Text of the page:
ELIZABETH MADOX ROBERTS
Family Ancestry Narrative
"Ken-tuck-ee. It is a good land, the most extraordinary that ever I knew. Meadow and woodland as far as eye can behold. Beauteous tracts in a great scope, miles. A fine river makes a bound to it on the north, and another fine river flows far to the west, another boundary. To the east is a boundary of rugged mountains. A place fitted to nurture a fine race, a land of promise." Such was the land promised to Diony Hall in The Great Meadow. The same land that Elizabeth Madox Roberts' family settled and farmed, fought for, bought and sold. Some left it behind to make their way in the world while others returned here to their final resting place. As fascinating as the characters in Roberts' novels, these are the stories of my family.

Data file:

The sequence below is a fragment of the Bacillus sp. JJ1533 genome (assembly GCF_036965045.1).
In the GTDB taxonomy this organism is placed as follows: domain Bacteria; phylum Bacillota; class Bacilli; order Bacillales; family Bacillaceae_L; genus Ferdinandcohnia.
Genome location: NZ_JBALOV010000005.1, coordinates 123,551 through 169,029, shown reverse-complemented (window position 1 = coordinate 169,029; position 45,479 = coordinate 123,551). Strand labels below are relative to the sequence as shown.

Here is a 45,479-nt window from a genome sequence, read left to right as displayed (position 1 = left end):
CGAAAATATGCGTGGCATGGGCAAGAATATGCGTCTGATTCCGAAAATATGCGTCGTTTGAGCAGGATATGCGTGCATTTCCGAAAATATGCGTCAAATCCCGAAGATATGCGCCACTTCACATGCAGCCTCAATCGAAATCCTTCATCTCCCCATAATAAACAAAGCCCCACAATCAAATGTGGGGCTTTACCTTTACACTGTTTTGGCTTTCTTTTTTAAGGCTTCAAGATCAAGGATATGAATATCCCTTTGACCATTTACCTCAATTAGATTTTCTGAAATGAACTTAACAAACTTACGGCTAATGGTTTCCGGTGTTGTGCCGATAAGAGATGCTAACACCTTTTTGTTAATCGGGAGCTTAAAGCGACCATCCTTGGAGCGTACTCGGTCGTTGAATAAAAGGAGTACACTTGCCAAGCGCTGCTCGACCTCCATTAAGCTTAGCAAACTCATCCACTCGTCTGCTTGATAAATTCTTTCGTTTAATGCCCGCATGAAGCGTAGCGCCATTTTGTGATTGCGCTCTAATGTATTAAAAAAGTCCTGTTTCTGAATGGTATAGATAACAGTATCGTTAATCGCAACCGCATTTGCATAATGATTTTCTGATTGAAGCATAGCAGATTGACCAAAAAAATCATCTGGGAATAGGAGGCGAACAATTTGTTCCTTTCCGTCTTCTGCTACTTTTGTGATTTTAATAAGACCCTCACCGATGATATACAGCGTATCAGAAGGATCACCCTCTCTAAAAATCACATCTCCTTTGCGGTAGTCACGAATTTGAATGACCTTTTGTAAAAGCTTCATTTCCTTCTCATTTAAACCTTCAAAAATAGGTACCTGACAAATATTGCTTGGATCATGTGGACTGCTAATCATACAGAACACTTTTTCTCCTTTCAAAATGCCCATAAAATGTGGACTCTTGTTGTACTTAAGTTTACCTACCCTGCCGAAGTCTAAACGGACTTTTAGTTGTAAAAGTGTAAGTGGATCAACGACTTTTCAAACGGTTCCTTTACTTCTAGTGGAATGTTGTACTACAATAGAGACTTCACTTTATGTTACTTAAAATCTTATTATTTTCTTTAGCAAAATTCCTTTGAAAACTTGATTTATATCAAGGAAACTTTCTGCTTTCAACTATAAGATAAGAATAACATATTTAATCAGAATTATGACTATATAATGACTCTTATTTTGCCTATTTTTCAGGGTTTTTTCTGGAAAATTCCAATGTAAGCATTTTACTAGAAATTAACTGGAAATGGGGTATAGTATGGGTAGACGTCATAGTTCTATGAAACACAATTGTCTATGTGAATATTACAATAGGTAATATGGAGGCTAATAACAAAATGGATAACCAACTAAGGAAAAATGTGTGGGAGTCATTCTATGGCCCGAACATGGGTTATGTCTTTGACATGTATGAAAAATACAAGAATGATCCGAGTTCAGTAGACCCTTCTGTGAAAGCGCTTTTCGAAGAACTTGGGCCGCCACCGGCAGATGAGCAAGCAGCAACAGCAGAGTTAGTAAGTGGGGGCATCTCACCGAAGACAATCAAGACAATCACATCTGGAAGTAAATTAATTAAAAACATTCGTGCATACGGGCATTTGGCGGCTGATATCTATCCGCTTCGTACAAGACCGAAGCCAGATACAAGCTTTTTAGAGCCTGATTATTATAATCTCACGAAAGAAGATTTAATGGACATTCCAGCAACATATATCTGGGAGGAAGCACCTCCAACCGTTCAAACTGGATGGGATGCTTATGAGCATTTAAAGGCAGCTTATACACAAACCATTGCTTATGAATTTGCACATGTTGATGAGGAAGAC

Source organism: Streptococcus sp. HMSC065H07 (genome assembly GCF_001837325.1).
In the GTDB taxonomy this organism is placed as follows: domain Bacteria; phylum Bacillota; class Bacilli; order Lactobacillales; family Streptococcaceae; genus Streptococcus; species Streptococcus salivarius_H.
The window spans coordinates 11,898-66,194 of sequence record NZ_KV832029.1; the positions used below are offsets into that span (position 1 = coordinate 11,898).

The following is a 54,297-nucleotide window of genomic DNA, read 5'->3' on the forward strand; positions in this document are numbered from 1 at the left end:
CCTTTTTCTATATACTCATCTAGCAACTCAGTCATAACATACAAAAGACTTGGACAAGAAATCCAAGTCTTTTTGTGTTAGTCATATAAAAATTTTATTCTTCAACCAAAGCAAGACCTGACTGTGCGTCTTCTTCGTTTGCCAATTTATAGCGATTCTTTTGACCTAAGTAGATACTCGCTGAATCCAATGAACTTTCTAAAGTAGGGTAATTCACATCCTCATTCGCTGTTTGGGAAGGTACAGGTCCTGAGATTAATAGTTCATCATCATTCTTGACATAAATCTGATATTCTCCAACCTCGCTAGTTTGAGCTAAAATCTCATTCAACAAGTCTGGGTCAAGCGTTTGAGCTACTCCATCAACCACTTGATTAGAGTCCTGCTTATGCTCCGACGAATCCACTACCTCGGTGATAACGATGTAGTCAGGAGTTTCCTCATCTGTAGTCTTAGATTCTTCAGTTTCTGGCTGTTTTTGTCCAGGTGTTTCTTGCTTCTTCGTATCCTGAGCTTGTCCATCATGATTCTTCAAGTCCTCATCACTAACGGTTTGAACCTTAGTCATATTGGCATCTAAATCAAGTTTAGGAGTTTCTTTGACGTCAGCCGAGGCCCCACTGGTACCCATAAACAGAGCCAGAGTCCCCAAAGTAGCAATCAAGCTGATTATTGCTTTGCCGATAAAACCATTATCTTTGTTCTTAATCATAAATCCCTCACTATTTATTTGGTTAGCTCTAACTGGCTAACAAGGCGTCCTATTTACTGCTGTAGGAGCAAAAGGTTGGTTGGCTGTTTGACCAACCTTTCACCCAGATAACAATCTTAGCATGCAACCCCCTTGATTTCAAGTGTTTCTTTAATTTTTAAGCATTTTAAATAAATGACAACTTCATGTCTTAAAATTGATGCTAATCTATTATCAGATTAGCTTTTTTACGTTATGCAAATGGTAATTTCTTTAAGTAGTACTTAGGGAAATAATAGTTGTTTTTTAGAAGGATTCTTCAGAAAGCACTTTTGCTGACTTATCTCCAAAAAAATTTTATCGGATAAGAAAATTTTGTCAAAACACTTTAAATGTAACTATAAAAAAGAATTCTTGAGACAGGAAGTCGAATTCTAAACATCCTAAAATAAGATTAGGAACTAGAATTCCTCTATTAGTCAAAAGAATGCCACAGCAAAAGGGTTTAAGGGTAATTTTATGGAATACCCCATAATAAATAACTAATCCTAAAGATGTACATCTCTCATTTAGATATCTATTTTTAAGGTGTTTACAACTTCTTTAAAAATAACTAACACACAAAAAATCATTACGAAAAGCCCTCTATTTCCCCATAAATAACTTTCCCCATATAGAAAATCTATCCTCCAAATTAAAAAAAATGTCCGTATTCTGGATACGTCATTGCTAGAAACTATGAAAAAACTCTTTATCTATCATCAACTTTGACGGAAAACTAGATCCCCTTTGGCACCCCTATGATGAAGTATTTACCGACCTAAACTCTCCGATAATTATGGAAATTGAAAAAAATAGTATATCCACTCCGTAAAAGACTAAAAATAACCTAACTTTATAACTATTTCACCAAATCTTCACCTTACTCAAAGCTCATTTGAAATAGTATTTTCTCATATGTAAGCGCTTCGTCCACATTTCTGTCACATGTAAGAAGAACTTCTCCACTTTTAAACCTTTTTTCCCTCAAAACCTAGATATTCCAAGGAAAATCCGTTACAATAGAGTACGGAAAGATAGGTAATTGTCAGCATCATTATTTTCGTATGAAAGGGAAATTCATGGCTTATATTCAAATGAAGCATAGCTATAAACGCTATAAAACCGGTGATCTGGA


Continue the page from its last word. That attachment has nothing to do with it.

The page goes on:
As a young man, Simpson Roberts witnessed the murder of his father by a group of Unionist Civil Guards during the early days of the Civil War. Terrified, Simpson fled to the home of his aunt in a neighboring county. Filled with resolve, a good night's sleep and a hot meal, Simpson made the journey to Frankfort and joined the Southern army. Simpson fought in many of the battles of the South including Shiloh and Stones River where his brother Columbus was killed. In the summer of 1864, while out on a scouting expedition, Simpson was captured by Union soldiers. The prisoners were marched through downtown Louisville on their way to a Union prison in Indiana. Many spectators turned out to view the prisoners. There was a lady who stood on the street corner and tossed apples to the prisoners as they marched by. Next to her stood a little girl about eight or nine years old. The little girl grew up and became Simpson Roberts' wife. While in prison in Indianapolis, Simpson and several of the other inmates hatched an escape plan. After making a successful break, Simpson wandered around in unfamiliar country for several days before being recaptured. Simpson's stepmother brought him clothes in prison, which the Yankees said were too nice for a prisoner to wear so she exchanged the suit for a less expensive one, which he was allowed to keep. At the conclusion of the war, Simpson was released in a prisoner exchange. To his dying day, Simpson Roberts could not stand to hear the name of Lincoln mentioned because of the pain and suffering wrought on the Roberts family during the war. After the war, Simpson graduated from Eminence College in Louisville. He worked as a surveyor for the L&N railroad. He designed many trestle bridges in this area. While teaching in Perryville, Simpson met Mary Elizabeth Brent. They married and eventually moved to Springfield with their two young children, Brent and Elizabeth. Simpson owned a grocery store on Main St. in Springfield and the family lived upstairs for a time. In 1904, Simpson purchased the house on Walnut St., which Elizabeth eventually renovated and named Elenores. Simpson was a scholar with an interest in many fields. The family lore was that with the monthly arrival of Scientific American, Simpson would cease all work to sit on the porch and read the magazine from cover to cover. He would read to his children every night after the evening meal, often from the classics. After his books were burned in a fire, he continued the story telling routine, relying on his keen memory. His grandson remembers Simpson as a distinguished, elderly gentleman, mindful of the proprieties. He recalls, "Once while at their house for dinner, John, Brent, Will and Ivor were there. One of the sons, by then in their 30s and 40s, came to the table without a coat on. Simpson sent him back to put his coat on. They say that when he was going to college, he resigned from his fraternity because they way his fraternity brothers dressed and behaved didn't suit his tastes." During the summer of 1932, Simpson suffered a slight stroke while pruning high in a fruit tree. He died the following year, the last Confederate Army veteran in Washington County.